To date, SSA has reviewed assignments for approximately 665 coal operators concerning assignments for 36,256 miners. (The miner count includes some miners who are counted more than once, as these miners had more than one review request filed on them, and the coal opera tor count includes companies relieved of assignment responsibilities.) The review requests were based on a wide range of allegations. For example, some companies claimed they were: never in the coal industry; never a signatory to a coal wage agreement; never a related company; or no longer in business.
As mentioned. the review process can be very complex and time consuming , and because of the difficulty some operators were having in securing evidence, they requested , and were granted, up to an additional 240 days to submit evidence to support their protests, In many situations the evidence submitted is difficult to interpret. Many of the documents were court orders. legal bus iness tran saction papers, busine ss permits. contracts, and pages from old business publications. In addition, it was necessary to contact various organizations and agencies to determine the status and relationships of numerous companies. These contacts included State agencies, business bureaus, and public libraries. We also contact the UMWA Funds to verify signatory agreements, dates of the agreements, and coverage status of employees.
Those companies which were found not to be eligible for assignment were relieved of responsibility for all miners. These miners, as well as miners who were assigned to companies incorrectly , were reassigned to another company, or placed in the unassigned pool.
SSA has reached a sixth round of assignments. These 440 assignments, along with any reassigned miners resulting from the recent Supreme Court decision that I will discuss shortly. will no doubt generate additional reviews. Additional assignment rounds will result from the Supreme Court decision as well as from any miner assignments SSA reverses because of a review. Another factor that must be considered are cases currently in litigation. Twenty-one of the 40 cases that have been filed with the Federal courts are still pending. Since a number of companies involved in these court cases have recently had their miner assignments voided because of the Eastern decision, there is an expectation that the current pending court case workload will decrease. However, there is the unknown factor of additional court cases that may result from the Eastern decision.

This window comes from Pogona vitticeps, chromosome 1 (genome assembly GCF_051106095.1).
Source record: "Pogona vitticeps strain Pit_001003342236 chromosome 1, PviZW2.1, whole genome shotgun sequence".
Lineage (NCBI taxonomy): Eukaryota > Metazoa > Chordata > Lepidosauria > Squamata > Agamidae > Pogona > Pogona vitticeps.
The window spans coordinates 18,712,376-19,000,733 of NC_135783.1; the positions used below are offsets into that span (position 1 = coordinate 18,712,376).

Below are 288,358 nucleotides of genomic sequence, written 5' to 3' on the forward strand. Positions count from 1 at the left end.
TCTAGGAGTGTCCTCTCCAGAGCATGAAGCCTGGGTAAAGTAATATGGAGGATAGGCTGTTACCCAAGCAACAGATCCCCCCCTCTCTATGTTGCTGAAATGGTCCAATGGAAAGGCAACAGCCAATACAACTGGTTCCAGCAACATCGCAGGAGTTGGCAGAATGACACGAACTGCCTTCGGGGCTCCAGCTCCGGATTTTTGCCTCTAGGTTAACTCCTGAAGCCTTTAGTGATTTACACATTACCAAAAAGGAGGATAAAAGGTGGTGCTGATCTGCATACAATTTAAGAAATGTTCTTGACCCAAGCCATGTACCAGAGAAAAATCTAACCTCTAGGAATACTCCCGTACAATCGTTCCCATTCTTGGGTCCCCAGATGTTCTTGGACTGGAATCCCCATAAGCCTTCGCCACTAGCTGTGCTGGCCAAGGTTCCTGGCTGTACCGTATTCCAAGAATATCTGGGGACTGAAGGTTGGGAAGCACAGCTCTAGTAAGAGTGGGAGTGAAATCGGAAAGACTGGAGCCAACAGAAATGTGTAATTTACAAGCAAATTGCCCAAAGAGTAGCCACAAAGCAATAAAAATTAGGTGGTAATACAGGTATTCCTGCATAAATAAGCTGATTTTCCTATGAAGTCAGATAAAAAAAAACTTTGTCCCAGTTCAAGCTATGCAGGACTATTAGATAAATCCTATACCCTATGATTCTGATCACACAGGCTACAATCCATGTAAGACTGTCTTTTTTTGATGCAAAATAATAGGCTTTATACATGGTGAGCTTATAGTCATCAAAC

Cost of SSA Workloads
The Coal Act did not provide funding for SSA to perform the work required. By law, SSA cannot use trust fund monies for work which is unrelated to Social Security programs. For this reason, SSA requested, and Congress provided, a supplemental appropriation of $10 million for Fiscal Year (FY) 1993 to give SSA the necessary initial funding for this work. The funds were adequate to complete the assignments and begin the reviews. Congress also approved a change to SSA's 1994 administrative funds to carry out the requirements of the Coal Act and provided for reimbursement to the Social Security trust funds on funds expended on this process, with interest, not later than September 30. 1996.